Religious Tensions Boiling After Failed U.S. Mission

A fact-finding expedition to Saudi Arabia was abruptly canceled by a U.S. Congress-mandated delegation in response to public demands that a Jewish rabbi remove his kippah. 

Reportedly, U.S. Commission on International Religious Freedom Rabbi Abraham Cooper tried to separate the order over his skullcap from what he saw as advancements in the kingdom’s quiet permitting of diverse religions to pray privately under Crown Prince Mohammed bin Salman’s reign.  The practice of publicly displaying religious symbols that are not Islamic is still considered a crime.

On March 5th, the commission and representatives of the U.S. Embassy in Riyadh visited Diriyah, where they had been conducting meetings for almost two days prior. In the village, a Saudi official urged Cooper to take off his kippah (or yarmulke, in Yiddish), a skullcap worn by certain Jews.

A kippah is a traditional Jewish head covering worn by Jewish men, symbolizing reverence for God, and used during various activities such as eating, praying, or entering sacred places.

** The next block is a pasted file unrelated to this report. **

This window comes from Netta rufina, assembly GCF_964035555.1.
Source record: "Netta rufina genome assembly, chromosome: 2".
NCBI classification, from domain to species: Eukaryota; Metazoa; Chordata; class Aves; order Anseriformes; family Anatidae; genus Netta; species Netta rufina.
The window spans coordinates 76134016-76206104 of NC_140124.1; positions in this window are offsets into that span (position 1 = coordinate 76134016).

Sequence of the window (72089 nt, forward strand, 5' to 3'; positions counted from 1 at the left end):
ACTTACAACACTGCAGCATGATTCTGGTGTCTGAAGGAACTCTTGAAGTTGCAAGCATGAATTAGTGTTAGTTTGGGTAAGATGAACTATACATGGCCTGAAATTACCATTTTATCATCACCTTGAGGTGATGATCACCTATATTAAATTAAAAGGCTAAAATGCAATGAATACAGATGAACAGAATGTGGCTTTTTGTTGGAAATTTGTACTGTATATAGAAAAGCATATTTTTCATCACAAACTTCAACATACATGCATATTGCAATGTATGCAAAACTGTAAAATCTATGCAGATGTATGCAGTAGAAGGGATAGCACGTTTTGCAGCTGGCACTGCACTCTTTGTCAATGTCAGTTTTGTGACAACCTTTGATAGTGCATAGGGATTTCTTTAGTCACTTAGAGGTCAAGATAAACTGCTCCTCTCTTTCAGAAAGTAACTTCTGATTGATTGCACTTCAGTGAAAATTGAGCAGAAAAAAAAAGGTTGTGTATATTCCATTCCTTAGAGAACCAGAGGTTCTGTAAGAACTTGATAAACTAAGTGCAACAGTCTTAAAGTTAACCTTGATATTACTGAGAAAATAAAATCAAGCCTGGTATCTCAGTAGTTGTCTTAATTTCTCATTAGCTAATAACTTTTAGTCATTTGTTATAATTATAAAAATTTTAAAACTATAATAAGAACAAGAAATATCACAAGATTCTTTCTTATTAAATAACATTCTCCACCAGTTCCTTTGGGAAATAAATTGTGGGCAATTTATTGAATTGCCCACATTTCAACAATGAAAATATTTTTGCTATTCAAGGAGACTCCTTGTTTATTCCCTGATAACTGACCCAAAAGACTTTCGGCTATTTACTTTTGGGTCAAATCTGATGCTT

In response to Cooper’s refusal, the party shortened their stay. It was pointed out that Cooper’s kippah had not caused any trouble at previous public meals or meetings.

After the Hamas terrorist assault last October, Israel began a grinding battle against Hamas in the Gaza Strip, which may explain the present anxiety in Saudi Arabia.

Reports indicate that the UAE and other Gulf Arab governments have become increasingly tolerant of different faiths and practices. In 2020, the UAE and Bahrain signed treaties recognizing Israel as a legitimate state. Abu Dhabi now has a synagogue and a Hindu temple.

However, since Prince Mohammed came to power in Saudi Arabia, the country has developed tolerance at a slower pace. According to a U.S. study on religious freedom, regular and large-scale Christian worship services throughout the kingdom have been without intervention.

A report revealed that Cooper said the US is ready to provide refugee status to four Uyghur Muslims currently detained in Saudi Arabia.

Without addressing the rabbi’s assertion that they may be freed, the US State Department admitted the situation and said it had spoken with Saudi authorities.  A return to China may result in the incarceration and torture of Uyghur Muslims.